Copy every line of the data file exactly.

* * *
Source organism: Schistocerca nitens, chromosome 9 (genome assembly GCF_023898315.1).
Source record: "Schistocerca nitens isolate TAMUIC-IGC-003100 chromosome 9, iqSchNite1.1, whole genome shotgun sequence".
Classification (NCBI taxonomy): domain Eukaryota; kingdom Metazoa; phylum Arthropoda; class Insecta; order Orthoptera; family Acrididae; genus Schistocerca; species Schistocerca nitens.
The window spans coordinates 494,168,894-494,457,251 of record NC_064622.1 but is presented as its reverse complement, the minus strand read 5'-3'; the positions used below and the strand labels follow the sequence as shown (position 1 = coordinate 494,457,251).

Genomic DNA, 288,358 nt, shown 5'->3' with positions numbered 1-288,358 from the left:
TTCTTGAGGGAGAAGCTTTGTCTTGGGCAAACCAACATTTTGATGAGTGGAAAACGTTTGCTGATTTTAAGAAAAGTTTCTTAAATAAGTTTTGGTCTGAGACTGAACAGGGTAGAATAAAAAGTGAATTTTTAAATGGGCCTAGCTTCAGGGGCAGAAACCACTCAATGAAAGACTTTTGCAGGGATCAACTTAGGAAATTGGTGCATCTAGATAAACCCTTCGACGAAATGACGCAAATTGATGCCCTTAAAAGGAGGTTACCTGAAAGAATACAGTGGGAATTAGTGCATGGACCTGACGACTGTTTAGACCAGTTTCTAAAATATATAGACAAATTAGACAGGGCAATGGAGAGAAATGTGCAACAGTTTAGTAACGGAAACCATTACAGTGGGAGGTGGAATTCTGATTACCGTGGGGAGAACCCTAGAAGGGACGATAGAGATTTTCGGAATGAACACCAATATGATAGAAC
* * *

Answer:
Source organism: Schistocerca nitens, chromosome 9 (genome assembly GCF_023898315.1).
Source record: "Schistocerca nitens isolate TAMUIC-IGC-003100 chromosome 9, iqSchNite1.1, whole genome shotgun sequence".
Classification (NCBI taxonomy): domain Eukaryota; kingdom Metazoa; phylum Arthropoda; class Insecta; order Orthoptera; family Acrididae; genus Schistocerca; species Schistocerca nitens.
The window spans coordinates 494,168,894-494,457,251 of record NC_064622.1 but is presented as its reverse complement, the minus strand read 5'-3'; the positions used below and the strand labels follow the sequence as shown (position 1 = coordinate 494,457,251).

Genomic DNA, 288,358 nt, shown 5'->3' with positions numbered 1-288,358 from the left:
TTCTTGAGGGAGAAGCTTTGTCTTGGGCAAACCAACATTTTGATGAGTGGAAAACGTTTGCTGATTTTAAGAAAAGTTTCTTAAATAAGTTTTGGTCTGAGACTGAACAGGGTAGAATAAAAAGTGAATTTTTAAATGGGCCTAGCTTCAGGGGCAGAAACCACTCAATGAAAGACTTTTGCAGGGATCAACTTAGGAAATTGGTGCATCTAGATAAACCCTTCGACGAAATGACGCAAATTGATGCCCTTAAAAGGAGGTTACCTGAAAGAATACAGTGGGAATTAGTGCATGGACCTGACGACTGTTTAGACCAGTTTCTAAAATATATAGACAAATTAGACAGGGCAATGGAGAGAAATGTGCAACAGTTTAGTAACGGAAACCATTACAGTGGGAGGTGGAATTCTGATTACCGTGGGGAGAACCCTAGAAGGGACGATAGAGATTTTCGGAATGAACACCAATATGATAGAAC